These are wild times in the Labour party, as an appetite for self-destruction grips the party leadership. Central to the ‘new politics’ approach of the party leadership is a deliberate abandonment of basic political professionalism. Positions don’t have to make sense, policies don’t need to be thought through, the political concerns of the public can be dismissed and the media should be hated at all times and ignored wherever possible.
This new approach represents an orgiastic embrace of the chaos theory: anything goes and no one is to blame. To understand this approach is to understand the Labour leadership and it is through this peculiar prism that the internal Labour debate about Trident should be seen.
Trident renewal is Labour party policy; it is the settled will of the country, and every decision relating to it will have been taken by 2020. Renewal is morally right, strategically justified and overwhelmingly in the national interest.
Creating our independent nuclear deterrent and our civil nuclear industry should be a source of immense pride for Labour. We should take great pride in being the standard bearers for one of Attlee’s most important legacies.
The truth is that this review wasn’t needed: it’s a device with which to exercise political control and which, right now, is splitting the party. Moreover, it’s the juvenile transparency of this approach that is causing so much anger within the PLP. In the absence of any credible case for abandoning Trident, those who oppose Trident renewal categorise pro-Trident Labour MPs as ‘right wing’.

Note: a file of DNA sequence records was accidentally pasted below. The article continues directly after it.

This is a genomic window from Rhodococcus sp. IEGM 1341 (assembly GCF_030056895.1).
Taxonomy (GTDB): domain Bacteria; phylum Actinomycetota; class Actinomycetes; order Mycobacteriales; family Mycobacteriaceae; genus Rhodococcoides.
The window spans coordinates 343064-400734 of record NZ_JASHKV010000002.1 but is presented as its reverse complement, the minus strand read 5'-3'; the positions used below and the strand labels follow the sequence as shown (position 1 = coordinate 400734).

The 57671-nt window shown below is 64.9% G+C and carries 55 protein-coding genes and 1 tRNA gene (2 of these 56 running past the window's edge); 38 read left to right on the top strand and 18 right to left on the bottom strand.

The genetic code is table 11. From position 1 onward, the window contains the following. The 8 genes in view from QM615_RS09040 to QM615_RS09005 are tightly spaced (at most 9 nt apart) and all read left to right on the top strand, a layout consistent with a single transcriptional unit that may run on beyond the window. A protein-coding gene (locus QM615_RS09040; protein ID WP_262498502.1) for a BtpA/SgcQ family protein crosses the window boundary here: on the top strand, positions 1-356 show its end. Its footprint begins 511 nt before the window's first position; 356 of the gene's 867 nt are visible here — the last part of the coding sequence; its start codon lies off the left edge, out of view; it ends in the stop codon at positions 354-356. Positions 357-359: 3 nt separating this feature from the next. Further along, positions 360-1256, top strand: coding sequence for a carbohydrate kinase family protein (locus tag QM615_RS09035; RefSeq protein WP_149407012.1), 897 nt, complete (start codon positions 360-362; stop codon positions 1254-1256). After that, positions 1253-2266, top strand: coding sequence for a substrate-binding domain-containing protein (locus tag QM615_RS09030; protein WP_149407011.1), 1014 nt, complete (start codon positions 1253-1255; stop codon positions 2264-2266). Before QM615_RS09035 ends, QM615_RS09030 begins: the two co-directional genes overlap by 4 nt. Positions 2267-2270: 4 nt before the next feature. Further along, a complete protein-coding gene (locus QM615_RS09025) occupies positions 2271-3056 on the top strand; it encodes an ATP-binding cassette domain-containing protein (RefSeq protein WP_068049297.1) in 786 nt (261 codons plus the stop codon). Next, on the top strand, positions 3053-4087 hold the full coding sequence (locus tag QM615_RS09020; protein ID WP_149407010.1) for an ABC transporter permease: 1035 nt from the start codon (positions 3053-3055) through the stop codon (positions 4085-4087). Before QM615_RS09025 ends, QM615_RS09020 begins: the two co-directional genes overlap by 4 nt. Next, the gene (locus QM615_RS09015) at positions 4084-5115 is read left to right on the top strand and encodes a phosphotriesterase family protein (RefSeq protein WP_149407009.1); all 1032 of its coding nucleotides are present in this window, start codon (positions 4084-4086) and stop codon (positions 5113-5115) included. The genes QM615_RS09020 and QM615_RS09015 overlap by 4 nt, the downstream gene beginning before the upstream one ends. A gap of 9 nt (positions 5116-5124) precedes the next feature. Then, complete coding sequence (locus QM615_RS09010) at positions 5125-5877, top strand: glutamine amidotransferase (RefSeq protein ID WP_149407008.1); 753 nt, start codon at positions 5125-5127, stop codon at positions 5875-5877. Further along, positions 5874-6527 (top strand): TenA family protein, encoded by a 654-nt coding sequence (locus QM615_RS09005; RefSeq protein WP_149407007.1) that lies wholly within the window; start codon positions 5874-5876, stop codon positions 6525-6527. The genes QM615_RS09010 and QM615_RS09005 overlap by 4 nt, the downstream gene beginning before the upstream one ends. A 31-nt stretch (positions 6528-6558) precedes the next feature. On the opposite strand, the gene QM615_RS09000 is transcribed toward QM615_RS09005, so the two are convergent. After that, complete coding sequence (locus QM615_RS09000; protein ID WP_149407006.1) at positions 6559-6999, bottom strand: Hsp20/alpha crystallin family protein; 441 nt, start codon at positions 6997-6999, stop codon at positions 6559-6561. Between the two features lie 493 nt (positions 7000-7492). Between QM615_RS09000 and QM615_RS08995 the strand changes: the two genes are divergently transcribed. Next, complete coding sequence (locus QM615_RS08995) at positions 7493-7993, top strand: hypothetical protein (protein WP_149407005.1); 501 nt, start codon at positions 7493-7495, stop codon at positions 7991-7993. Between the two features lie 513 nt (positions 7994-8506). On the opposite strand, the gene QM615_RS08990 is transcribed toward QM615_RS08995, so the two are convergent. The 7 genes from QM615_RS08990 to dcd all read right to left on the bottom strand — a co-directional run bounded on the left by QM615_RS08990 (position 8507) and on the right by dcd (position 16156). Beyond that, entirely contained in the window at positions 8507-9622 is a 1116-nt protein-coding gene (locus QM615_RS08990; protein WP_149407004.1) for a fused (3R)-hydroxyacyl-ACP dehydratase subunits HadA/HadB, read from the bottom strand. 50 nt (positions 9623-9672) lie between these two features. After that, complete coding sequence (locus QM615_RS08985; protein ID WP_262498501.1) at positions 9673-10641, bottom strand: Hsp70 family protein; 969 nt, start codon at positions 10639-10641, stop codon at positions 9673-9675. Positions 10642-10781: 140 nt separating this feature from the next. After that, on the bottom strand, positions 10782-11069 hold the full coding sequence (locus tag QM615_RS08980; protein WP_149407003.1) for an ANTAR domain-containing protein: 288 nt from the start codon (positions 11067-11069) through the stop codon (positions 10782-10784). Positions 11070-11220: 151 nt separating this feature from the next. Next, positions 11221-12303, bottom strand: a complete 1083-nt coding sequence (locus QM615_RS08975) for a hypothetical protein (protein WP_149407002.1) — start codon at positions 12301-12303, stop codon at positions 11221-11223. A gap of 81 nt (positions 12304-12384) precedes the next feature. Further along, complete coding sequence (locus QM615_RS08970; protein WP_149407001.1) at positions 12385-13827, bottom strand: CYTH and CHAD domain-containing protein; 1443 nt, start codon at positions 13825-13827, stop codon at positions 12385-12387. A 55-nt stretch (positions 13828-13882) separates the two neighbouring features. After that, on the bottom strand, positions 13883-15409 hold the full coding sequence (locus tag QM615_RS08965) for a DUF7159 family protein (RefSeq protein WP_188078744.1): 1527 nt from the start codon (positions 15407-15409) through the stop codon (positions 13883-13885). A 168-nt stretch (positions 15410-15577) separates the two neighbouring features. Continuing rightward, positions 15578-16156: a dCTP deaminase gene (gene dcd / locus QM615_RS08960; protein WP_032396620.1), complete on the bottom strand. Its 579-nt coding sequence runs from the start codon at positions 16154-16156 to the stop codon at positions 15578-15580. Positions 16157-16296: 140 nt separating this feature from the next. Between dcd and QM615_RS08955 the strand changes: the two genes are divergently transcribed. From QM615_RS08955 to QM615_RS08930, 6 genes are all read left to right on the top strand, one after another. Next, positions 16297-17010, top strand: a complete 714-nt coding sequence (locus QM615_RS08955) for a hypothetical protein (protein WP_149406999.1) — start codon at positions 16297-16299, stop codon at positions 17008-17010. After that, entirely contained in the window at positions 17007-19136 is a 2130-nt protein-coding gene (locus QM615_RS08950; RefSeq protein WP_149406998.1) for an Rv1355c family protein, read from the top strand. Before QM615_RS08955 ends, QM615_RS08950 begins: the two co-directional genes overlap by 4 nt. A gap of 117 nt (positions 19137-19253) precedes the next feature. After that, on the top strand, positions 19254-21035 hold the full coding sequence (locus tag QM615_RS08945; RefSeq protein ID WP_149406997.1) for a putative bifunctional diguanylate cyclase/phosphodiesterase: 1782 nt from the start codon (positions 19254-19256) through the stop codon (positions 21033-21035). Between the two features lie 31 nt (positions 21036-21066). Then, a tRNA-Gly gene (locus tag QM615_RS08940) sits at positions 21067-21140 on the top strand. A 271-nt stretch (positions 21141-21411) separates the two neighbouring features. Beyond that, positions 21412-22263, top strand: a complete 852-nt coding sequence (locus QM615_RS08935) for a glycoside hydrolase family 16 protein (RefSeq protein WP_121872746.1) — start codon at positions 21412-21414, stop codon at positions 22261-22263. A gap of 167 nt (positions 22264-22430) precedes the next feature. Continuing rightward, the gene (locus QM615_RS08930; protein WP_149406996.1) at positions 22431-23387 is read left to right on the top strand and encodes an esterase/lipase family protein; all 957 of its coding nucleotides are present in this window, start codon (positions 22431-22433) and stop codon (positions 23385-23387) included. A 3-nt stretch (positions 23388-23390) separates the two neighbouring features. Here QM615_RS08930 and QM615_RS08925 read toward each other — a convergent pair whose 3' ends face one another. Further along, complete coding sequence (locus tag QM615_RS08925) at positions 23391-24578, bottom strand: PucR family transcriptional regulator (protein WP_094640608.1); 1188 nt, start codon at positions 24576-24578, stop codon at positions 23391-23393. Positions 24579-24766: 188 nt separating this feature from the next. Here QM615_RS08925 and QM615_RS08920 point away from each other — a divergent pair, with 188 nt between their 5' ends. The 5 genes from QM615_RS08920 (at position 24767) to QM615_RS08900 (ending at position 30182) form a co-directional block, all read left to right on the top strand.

There’s nothing right wing about acknowledging the achievements of the post-war Labour government; nothing right wing about supporting the tens of thousands of skilled workers that enable us to maintain our deterrent; nothing right wing about taking pride in those communities who undertake these important national missions; nothing right wing about seeking to rid the world of nuclear weapons through a multilateral approach. On the contrary, these are Labour values that chime with Labour voters and supporters across the country. There’s nothing pro-Labour about any policy that doesn’t recognise all of this.
More importantly, there’s nothing pro-Labour about deliberately choosing to split the party on an issue that the Leadership knows cannot be influenced from a position of Opposition and about which every decision will have been made before 2020.
Worst of all, the leadership has made an informed choice and that choice is to pursue electoral defeat. The leadership knows that an anti-Trident policy will lead to rejection at the ballot box. It knows that this is a litmus test of credibility. The leadership knows that an anti-Trident position means taking a pass on power; it’s an open-armed, wide-eyed, deliberate embrace of the wilderness.
This is a chaotic, dishonest, shambolic process. For the sake of the Labour leadership, for the sake of the party, for the sake of the 9.3 million people who voted Labour at the last election, and for the sake of the country, it should be abandoned without delay.
I will never vote for unilateral nuclear disarmament and I will go into the 2020 general election as a pro-Trident Labour candidate.
Jamie Reed is Labour MP for Copeland in Cumbria.
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